Religions Around the World
|Plateforme pédagogique de l'Université Sétif2
|Initiation to Civilization and Cultural Texts
|Religions Around the World
|Friday, 23 February 2024, 11:35 PM
In this book (Lecture), we will focus on Polytheism and Atheism.
Table of contents
- 1. An Introcuction to Religion
- 2. Common Aspects Between Religions
- 3. Types of Religions
- 4. Atheism
- 5. Transcendental Religions: Buddhism
- 6. Polytheist religions
- 7. Monotheism
1. An Introcuction to Religion
What is Religion?
In dictionaries, religion is defined as the belief in and worship of a superhuman controlling power, especially a personal God or gods. synonyms: faith, belief, divinity, worship, creed, teaching, doctrine, theology...
Second: a particular system of faith and worship. The plural noun is religions e.g. "the world's great religions"
Third, a pursuit or interest followed with great devotion. For example, "consumerism is a new religion“
The definition that we are going to rely on mostly is the Second, especially that we are going to learn aspects about each religion
Religion and Mythology
2. Common Aspects Between Religions
The third commonality across all religions is the idea that rituals of some sort are necessary and have been incorporated into the styles of worship of that particular religion. All religions have rituals, whether they are incorporated through prayer, singing, group gatherings, or other ways of focusing intent on the divine.
All religions generally have
There are different practices of religions like Prayers, rituals, Sermons, Fasting, Sacrifices, Meditation, festivals…
3. Types of Religions
Key terms: agnosticism, cosmology, atheism, sociology.
4.2. Agnosticism and Atheism
5. Transcendental Religions: Buddhism
those religions have subdivisions that are more polytheist.
6. Polytheist religions
Hinduism is the ancient religion of India and Indus Valley River. It is not a single unified religion and has no founder, single teacher, nor prophets. Hindus believe in a universal soul or god known as Brahman who is worshipped in many diverse forms. These forms include complementary attributes of male and female deities, in human as well as animal forms. Hindu sects may have their own divinities whom they worship but these are simply different ways of approaching god. Brahman is often represented in a threefold form: Brahma as the creator of the universe, Vishnu its preserver and Shiva its destroyer. Hindus believe that the soul is immortal and on the death of the body it transmigrates to a new life on earth. Whether this life is better or worse than the previous one depends on the amount of good or evil done in the previous life. This is the law of Karma. A series of good lives will break this cycle, leading to the ultimate absorption of the soul into Brahman. Bhagavad Gita is one of the many holy books of Hindus. It teaches that salvation comes through devotion and good deeds. The temple or Mandir is the spiritual and community center for Hindus. Each family will have a small shrine in their own home for daily worship. The Hindu population globally is about 15%.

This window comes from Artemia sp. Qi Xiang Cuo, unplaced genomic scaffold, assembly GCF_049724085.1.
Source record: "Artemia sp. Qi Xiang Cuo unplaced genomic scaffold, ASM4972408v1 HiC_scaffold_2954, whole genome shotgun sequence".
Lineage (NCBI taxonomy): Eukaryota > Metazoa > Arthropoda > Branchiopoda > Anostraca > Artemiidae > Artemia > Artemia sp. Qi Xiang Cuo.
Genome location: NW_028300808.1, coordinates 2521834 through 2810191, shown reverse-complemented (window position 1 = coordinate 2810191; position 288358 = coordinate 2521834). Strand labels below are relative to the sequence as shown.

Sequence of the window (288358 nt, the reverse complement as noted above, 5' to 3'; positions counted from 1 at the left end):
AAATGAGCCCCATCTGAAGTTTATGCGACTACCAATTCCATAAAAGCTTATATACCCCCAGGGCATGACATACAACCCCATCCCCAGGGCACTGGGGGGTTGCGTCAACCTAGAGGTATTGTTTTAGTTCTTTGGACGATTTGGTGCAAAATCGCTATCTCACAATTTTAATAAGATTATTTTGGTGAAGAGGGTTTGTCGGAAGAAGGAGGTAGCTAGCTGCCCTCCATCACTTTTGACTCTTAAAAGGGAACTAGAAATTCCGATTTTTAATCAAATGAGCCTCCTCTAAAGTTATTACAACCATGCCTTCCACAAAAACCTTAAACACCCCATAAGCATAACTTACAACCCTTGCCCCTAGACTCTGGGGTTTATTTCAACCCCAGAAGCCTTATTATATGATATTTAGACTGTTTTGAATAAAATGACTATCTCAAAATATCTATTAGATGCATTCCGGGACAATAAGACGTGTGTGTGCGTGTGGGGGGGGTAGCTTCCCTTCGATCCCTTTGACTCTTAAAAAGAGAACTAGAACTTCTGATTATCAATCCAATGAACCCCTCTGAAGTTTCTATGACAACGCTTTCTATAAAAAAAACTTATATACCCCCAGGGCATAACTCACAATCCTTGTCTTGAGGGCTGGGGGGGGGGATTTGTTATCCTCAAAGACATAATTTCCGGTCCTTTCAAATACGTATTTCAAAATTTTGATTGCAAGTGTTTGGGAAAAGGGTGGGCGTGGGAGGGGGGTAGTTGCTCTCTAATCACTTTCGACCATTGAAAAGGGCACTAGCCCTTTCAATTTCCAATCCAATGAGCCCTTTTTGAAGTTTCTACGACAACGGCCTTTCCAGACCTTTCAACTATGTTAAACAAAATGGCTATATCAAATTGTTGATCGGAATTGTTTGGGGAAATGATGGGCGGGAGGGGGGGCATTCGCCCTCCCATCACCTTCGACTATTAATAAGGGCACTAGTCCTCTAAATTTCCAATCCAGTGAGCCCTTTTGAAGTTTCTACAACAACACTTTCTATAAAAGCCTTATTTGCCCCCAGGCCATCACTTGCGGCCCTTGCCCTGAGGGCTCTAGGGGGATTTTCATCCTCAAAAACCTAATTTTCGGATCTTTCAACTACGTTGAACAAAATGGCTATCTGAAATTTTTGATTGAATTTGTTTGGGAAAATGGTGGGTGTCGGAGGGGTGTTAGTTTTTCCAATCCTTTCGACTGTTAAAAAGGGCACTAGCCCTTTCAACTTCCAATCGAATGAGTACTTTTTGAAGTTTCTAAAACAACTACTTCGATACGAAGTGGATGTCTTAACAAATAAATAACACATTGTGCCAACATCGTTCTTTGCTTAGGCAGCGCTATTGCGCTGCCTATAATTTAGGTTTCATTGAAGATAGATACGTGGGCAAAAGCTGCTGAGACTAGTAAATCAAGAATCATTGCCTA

6.2. Greco-Roman Religions
Sacred Writings: The Kojiki, The Nihongo
known today as the Arab World and more specifically, within an area that spans no more than 300 miles. An emphasis on family values, charity, and respect for others are shared by these three religions. Throughout history, Judaism, Christianity, and Islam have spread from their birthplace, crossing the boundaries of race and ethnicity, with followers in nearly every country in the world. Christianity is the single largest religion in the world, with roughly two billion followers globally. Islam, one of the world’s fastest growing faiths, has an estimated 1.5 billion followers across the globe. As of the 21st century, there are roughly 12 million Jews worldwide.
Judaism, Christianity, and Islam trace their roots back to Abraham, who is considered a prophet by all three faiths. While there are differences in the ways in which the stories of Abraham are recounted, the three are united by the belief in Abraham and therefore he is considered, by many, to be the father of monotheism
Like Judaism and Islam, Christianity is classified as an Abrahamic religion. It began as a Jewish sect in the eastern Mediterranean. The disciples were first called Christians by or about 44 AD, meaning "followers of Christ", in Antioch. Ignatius of Antioch was the first Christian to use the label in self-reference. The earliest recorded use of the term Christianity was also by Ignatius of Antioch, around 100 AD. By the 4th century, Christianity had become the dominant religion in the Roman Empire. During the Middle Ages, most of the remainder of Europe was Christianized, with Christians also being a (sometimes large) religious minority in the Middle East, North Africa, and parts of India. Following the Age of Discovery, through missionary work and colonization, Christianity spread to the Americas and the rest of the world